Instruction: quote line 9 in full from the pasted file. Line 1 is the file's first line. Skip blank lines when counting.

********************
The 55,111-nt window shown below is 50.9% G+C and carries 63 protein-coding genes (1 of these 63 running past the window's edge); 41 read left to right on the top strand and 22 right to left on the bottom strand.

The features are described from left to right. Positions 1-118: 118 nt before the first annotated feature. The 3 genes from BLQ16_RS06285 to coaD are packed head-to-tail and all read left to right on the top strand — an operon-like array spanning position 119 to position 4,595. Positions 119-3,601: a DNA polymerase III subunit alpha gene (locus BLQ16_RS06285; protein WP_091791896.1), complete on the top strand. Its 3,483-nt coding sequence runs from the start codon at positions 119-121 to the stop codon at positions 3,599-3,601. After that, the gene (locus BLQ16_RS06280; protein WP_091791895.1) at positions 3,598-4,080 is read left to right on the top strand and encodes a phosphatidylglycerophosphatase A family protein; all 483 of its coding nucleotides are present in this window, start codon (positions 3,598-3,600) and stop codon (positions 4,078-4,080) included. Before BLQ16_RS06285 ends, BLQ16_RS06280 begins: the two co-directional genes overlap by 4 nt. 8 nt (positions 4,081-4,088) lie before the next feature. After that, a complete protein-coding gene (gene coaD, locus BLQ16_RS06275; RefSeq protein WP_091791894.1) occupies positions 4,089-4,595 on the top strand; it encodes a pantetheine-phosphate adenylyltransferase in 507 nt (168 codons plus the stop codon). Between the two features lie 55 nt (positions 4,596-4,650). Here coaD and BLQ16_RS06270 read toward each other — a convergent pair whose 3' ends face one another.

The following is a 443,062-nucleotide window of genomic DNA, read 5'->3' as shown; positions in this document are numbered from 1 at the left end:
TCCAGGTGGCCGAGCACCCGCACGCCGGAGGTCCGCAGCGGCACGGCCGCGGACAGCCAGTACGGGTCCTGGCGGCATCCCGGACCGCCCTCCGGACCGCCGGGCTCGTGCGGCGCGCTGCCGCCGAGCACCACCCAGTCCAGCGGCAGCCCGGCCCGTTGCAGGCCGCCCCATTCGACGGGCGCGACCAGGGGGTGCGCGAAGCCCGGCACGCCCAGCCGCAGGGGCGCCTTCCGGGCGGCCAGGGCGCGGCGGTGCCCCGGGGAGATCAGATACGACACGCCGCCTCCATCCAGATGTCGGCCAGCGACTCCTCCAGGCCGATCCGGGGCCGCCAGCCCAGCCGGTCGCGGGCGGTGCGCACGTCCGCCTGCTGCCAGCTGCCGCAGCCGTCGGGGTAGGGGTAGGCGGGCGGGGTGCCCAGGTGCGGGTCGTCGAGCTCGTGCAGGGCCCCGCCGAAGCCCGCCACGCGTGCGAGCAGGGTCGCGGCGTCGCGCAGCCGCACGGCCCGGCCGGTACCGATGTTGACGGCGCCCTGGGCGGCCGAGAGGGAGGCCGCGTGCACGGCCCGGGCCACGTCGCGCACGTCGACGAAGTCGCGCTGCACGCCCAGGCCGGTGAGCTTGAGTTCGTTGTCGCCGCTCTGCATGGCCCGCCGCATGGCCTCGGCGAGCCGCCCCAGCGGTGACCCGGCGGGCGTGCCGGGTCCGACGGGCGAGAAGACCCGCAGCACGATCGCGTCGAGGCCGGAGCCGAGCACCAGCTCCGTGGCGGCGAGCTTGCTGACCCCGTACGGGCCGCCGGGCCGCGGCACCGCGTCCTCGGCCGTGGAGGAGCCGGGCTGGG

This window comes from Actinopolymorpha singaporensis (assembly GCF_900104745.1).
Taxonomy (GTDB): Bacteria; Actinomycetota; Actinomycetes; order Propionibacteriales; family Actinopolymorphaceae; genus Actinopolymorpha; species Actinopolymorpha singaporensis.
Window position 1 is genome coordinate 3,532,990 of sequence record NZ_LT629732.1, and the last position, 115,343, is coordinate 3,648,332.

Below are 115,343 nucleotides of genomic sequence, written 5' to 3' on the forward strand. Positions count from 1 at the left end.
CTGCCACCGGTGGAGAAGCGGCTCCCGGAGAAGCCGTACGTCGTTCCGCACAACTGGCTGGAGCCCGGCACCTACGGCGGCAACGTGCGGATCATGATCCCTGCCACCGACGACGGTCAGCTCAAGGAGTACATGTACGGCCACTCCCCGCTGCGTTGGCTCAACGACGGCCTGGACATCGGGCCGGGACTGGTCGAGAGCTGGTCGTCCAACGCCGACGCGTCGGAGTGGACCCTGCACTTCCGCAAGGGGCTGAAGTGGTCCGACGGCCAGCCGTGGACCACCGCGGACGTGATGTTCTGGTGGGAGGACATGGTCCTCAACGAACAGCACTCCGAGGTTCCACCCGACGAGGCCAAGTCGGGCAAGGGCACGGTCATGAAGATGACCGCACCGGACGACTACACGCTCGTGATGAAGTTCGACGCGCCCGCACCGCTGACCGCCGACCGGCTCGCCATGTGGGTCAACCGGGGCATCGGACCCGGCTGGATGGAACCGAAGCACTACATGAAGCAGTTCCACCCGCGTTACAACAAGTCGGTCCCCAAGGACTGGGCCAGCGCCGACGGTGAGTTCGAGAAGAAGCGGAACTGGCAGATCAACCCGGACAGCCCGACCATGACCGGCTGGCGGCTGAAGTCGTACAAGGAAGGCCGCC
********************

CTGCCACCGGTGGAGAAGCGGCTCCCGGAGAAGCCGTACGTCGTTCCGCACAACTGGCTGGAGCCCGGCACCTACGGCGGCAACGTGCGGATCATGATCCCTGCCACCGACGACGGTCAGCTCAAGGAGTACATGTACGGCCACTCCCCGCTGCGTTGGCTCAACGACGGCCTGGACATCGGGCCGGGACTGGTCGAGAGCTGGTCGTCCAACGCCGACGCGTCGGAGTGGACCCTGCACTTCCGCAAGGGGCTGAAGTGGTCCGACGGCCAGCCGTGGACCACCGCGGACGTGATGTTCTGGTGGGAGGACATGGTCCTCAACGAACAGCACTCCGAGGTTCCACCCGACGAGGCCAAGTCGGGCAAGGGCACGGTCATGAAGATGACCGCACCGGACGACTACACGCTCGTGATGAAGTTCGACGCGCCCGCACCGCTGACCGCCGACCGGCTCGCCATGTGGGTCAACCGGGGCATCGGACCCGGCTGGATGGAACCGAAGCACTACATGAAGCAGTTCCACCCGCGTTACAACAAGTCGGTCCCCAAGGACTGGGCCAGCGCCGACGGTGAGTTCGAGAAGAAGCGGAACTGGCAGATCAACCCGGACAGCCCGACCATGACCGGCTGGCGGCTGAAGTCGTACAAGGAAGGCCGCC